August 1986
Volume 27, Issue 8
Articles  |   August 1986
Effect of concurrent topical corticosteroid and NSAID therapy of experimental keratitis.
Investigative Ophthalmology & Visual Science August 1986, Vol.27, 1226-1229. doi:
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      H M Leibowitz, W J Ryan, A Kupferman, L DeSantis; Effect of concurrent topical corticosteroid and NSAID therapy of experimental keratitis.. Invest. Ophthalmol. Vis. Sci. 1986;27(8):1226-1229.

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      © ARVO (1962-2015); The Authors (2016-present)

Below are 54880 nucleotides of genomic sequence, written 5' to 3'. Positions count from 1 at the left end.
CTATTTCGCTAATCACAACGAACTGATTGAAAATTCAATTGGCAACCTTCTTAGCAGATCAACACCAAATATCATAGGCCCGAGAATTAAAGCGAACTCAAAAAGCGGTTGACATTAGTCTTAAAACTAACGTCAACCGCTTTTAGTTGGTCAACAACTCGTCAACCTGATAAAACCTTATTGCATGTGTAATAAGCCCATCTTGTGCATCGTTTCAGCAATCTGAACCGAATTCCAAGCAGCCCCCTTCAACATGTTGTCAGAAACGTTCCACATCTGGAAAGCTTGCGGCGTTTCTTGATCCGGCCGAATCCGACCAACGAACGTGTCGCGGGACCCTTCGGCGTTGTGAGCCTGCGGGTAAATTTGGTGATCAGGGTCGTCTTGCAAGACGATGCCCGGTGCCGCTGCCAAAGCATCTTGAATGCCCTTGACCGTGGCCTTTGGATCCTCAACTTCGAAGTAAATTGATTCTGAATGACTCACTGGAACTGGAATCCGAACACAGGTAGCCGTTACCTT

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The ability of suprofen, a nonsteroidal anti-inflammatory drug, and prednisolone acetate, a corticosteroid, to suppress polymorphonuclear leukocyte invasion of the rabbit cornea during an experimental keratitis was evaluated following topical ophthalmic administration of either drug alone or both drugs concurrently. Suprofen therapy initiated immediately after induction of inflammation was ineffective. However, if suprofen therapy was begun 48 hr prior to the induction of inflammation, the drug was effective. In contrast, prednisolone acetate therapy begun after the induction of inflammation was effective; 48 hr of pretreatment with the corticosteroid produced a marked increase in its therapeutic effect. When administered according to the same regimen, concurrent therapy with suprofen and prednisolone acetate was significantly more effective than treatment with either drug alone. This result was obtained irrespective of whether concurrent therapy was initiated prior to or after the inflammatory event.


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